Abstract: How are scalar implicatures computed? `Neo-Gricean' approaches model scalar implicatures as a species of domain-general pragmatic reasoning. `Grammatical' approaches model them as formal operations triggered by covert syntactic elements in logical form. These approaches have achieved considerable descriptive coverage, but there is a peculiar pattern that remains challenging. The pattern centers on odd assertions like #most lions are mammals and #some Italians come from a beautiful country which seem to trigger implicatures in contexts where they conflict with information in the common ground (Magri 2009). In this talk, I argue that neo-Gricean accounts fail to predict the target oddness patterns, and while Grammatical accounts are more promising, extant versions still face difficulties. I will present a revised Grammatical theory according to which scalar implicatures are formal computations, relatively insulated from information in the common ground, and triggered by default within the compositional semantics. Unlike standard Grammatical accounts, on my account implicatures trigger a bifurcation between presupposed and at-issue content, which in turn interact with independently motivated constraints on accommodation to generate the observed patterns of oddness. This account has unique implications for questions such as the degree of modularity of language and its relation to formal and common-sense reasoning.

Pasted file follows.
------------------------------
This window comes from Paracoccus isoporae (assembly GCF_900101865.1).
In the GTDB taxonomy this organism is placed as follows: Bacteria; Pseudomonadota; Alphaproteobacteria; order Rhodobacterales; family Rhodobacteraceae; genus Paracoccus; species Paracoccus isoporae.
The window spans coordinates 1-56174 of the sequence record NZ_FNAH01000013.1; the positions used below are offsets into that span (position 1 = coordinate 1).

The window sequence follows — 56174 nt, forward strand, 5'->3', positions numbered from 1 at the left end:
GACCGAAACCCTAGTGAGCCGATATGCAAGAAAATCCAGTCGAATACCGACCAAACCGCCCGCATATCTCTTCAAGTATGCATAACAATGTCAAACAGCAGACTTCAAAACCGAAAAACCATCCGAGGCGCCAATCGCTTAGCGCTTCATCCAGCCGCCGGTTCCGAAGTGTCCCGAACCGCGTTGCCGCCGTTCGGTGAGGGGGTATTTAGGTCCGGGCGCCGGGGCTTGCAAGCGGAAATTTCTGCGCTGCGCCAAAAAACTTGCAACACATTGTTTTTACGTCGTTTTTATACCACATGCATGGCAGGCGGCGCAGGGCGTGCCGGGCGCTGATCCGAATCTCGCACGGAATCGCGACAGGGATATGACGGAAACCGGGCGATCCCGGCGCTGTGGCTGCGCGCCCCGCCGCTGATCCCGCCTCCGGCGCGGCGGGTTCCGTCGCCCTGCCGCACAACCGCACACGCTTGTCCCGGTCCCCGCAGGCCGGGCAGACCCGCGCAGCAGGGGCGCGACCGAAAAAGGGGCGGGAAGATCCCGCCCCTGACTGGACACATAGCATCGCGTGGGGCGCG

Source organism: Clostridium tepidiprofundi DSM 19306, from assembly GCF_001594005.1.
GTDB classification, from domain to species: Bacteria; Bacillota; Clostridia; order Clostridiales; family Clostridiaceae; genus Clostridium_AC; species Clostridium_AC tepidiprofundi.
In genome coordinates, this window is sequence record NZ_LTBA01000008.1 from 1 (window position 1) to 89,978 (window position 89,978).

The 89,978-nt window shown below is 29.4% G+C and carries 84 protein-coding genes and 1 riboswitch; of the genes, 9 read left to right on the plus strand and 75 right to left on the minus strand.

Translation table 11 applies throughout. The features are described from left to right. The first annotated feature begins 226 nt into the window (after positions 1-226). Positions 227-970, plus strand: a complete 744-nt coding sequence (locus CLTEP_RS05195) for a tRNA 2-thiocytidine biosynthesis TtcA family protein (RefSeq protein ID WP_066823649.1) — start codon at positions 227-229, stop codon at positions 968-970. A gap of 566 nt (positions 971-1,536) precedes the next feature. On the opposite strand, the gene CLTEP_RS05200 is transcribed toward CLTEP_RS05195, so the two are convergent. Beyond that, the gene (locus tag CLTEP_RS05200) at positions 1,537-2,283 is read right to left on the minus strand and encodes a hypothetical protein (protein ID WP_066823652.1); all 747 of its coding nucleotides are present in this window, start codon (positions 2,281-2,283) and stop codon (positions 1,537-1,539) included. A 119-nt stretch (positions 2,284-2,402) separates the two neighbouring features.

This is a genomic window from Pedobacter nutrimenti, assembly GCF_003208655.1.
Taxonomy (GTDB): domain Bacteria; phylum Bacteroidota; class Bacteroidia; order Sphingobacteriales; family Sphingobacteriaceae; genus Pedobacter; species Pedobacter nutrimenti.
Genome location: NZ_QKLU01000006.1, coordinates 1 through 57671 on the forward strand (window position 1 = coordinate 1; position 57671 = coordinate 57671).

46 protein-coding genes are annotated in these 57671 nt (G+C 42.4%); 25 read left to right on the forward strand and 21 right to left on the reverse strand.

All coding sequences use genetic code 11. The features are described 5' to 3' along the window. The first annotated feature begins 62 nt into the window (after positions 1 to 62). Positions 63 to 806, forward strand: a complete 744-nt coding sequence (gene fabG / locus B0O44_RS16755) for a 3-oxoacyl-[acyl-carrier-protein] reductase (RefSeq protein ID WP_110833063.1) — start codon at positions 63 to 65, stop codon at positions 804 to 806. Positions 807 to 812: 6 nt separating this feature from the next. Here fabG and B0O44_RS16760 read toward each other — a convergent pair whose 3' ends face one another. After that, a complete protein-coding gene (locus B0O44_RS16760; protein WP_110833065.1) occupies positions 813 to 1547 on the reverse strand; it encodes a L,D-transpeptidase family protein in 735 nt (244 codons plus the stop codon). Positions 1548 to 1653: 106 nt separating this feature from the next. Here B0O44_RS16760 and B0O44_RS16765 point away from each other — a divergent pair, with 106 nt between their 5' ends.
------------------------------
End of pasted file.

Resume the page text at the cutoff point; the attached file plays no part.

Speaker bio: Guillermo Del Pinal works in the areas of Philosophy of Language, Semantics, and Philosophy of Cognitive Science. His current area of focus is on the relationship between natural languages and our general reasoning capacities, including ‘natural’ logic. He also works on theories of concepts, the building blocks of thought, and other foundational and methodological issues in the cognitive sciences. Del Pinal completed his PhD at Columbia University and his BA at the University of Chicago, both in philosophy. He also worked as a postdoctoral researcher at ZAS, Berlin, and the University of Michigan, Ann Arbor.